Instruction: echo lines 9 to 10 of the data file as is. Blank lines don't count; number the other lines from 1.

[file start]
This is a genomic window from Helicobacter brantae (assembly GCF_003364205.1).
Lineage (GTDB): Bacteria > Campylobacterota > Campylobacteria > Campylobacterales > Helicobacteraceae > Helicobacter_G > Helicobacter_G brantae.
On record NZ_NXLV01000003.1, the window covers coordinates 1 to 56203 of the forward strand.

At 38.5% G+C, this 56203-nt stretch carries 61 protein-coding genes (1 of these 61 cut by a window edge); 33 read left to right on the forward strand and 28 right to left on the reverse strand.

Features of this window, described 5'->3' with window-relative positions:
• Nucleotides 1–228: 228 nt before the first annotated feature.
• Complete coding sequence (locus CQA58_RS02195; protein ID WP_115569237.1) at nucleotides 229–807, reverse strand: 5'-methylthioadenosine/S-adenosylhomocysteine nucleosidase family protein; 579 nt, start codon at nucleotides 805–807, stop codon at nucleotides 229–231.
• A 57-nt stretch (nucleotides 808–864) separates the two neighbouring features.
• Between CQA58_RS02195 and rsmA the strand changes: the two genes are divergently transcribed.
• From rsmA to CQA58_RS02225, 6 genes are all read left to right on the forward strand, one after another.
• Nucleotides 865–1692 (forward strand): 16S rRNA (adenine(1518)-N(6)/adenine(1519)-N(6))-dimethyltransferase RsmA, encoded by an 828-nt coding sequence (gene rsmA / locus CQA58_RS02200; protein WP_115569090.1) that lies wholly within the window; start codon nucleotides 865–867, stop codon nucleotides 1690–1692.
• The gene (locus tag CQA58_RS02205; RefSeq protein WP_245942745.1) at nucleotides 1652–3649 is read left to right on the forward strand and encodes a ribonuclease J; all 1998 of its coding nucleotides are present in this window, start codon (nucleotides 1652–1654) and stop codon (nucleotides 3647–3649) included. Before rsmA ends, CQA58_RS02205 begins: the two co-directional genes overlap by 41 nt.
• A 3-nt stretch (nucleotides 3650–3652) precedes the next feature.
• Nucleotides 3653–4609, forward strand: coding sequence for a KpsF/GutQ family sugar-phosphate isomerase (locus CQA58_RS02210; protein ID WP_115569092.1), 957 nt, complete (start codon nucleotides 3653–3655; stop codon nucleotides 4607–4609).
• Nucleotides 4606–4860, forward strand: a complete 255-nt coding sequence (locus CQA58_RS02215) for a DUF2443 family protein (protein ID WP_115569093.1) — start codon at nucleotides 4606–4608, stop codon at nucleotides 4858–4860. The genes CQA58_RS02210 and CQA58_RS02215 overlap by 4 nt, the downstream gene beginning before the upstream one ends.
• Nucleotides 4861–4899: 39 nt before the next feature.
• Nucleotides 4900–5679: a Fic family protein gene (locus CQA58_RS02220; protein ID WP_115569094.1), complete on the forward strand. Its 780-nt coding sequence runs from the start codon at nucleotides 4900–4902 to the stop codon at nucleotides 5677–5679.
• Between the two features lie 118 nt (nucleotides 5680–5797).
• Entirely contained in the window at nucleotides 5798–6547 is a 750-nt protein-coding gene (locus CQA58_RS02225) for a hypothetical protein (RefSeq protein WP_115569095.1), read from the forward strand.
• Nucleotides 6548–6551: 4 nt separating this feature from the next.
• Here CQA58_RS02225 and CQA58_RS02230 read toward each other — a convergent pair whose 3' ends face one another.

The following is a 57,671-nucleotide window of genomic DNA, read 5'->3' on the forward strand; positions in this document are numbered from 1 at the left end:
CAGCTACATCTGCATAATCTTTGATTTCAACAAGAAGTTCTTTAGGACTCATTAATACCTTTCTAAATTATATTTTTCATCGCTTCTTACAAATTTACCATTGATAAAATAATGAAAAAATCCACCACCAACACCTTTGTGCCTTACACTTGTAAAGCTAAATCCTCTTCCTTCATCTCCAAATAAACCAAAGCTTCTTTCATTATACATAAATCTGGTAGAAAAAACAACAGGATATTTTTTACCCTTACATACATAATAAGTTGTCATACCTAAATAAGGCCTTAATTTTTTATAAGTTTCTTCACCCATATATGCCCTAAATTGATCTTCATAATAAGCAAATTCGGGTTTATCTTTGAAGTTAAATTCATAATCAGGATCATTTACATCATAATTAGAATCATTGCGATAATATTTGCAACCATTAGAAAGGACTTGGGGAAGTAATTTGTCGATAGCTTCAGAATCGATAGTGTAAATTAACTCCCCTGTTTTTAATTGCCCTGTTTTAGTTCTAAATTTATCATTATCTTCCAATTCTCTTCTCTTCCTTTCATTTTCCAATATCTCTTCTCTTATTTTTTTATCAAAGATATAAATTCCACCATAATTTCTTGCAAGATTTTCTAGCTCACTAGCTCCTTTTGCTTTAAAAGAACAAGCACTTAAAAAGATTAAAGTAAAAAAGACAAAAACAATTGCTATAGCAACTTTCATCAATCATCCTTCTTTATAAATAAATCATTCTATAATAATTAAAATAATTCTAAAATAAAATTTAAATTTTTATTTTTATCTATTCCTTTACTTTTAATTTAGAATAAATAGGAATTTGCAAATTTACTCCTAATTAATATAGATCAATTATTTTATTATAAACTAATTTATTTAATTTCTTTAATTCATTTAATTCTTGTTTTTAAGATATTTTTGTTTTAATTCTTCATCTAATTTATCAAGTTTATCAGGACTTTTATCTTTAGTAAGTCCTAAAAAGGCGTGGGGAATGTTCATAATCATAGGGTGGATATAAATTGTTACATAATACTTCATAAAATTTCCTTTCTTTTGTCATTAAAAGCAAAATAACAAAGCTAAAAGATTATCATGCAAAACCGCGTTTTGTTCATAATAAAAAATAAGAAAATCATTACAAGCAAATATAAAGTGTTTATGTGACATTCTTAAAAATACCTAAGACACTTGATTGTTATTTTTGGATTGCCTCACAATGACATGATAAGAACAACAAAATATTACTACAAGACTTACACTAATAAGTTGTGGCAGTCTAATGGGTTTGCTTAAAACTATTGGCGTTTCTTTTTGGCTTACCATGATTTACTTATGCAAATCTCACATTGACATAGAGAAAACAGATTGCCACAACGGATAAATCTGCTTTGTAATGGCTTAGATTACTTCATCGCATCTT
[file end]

• Between CQA58_RS02195 and rsmA the strand changes: the two genes are divergently transcribed.
• From rsmA to CQA58_RS02225, 6 genes are all read left to right on the forward strand, one after another.